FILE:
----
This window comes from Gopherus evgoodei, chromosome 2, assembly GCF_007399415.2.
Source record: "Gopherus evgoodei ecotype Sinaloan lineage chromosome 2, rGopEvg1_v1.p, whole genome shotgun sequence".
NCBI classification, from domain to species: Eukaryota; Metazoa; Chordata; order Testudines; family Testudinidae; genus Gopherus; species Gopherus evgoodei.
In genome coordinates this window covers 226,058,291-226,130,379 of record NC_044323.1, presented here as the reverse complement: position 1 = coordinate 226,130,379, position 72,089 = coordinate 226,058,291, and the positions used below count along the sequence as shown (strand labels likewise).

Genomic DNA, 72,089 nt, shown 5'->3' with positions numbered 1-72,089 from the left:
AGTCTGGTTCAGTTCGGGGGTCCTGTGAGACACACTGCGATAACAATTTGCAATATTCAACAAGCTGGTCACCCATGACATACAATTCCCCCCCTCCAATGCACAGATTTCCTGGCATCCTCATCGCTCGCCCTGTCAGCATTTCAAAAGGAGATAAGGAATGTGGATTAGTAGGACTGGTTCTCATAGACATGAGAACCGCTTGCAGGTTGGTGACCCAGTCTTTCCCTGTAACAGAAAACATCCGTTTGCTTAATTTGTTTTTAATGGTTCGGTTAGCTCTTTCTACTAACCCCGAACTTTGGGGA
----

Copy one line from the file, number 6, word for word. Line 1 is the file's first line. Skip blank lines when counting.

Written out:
AGTCTGGTTCAGTTCGGGGGTCCTGTGAGACACACTGCGATAACAATTTGCAATATTCAACAAGCTGGTCACCCATGACATACAATTCCCCCCCTCCAATGCACAGATTTCCTGGCATCCTCATCGCTCGCCCTGTCAGCATTTCAAAAGGAGATAAGGAATGTGGATTAGTAGGACTGGTTCTCATAGACATGAGAACCGCTTGCAGGTTGGTGACCCAGTCTTTCCCTGTAACAGAAAACATCCGTTTGCTTAATTTGTTTTTAATGGTTCGGTTAGCTCTTTCTACTAACCCCGAACTTTGGGGA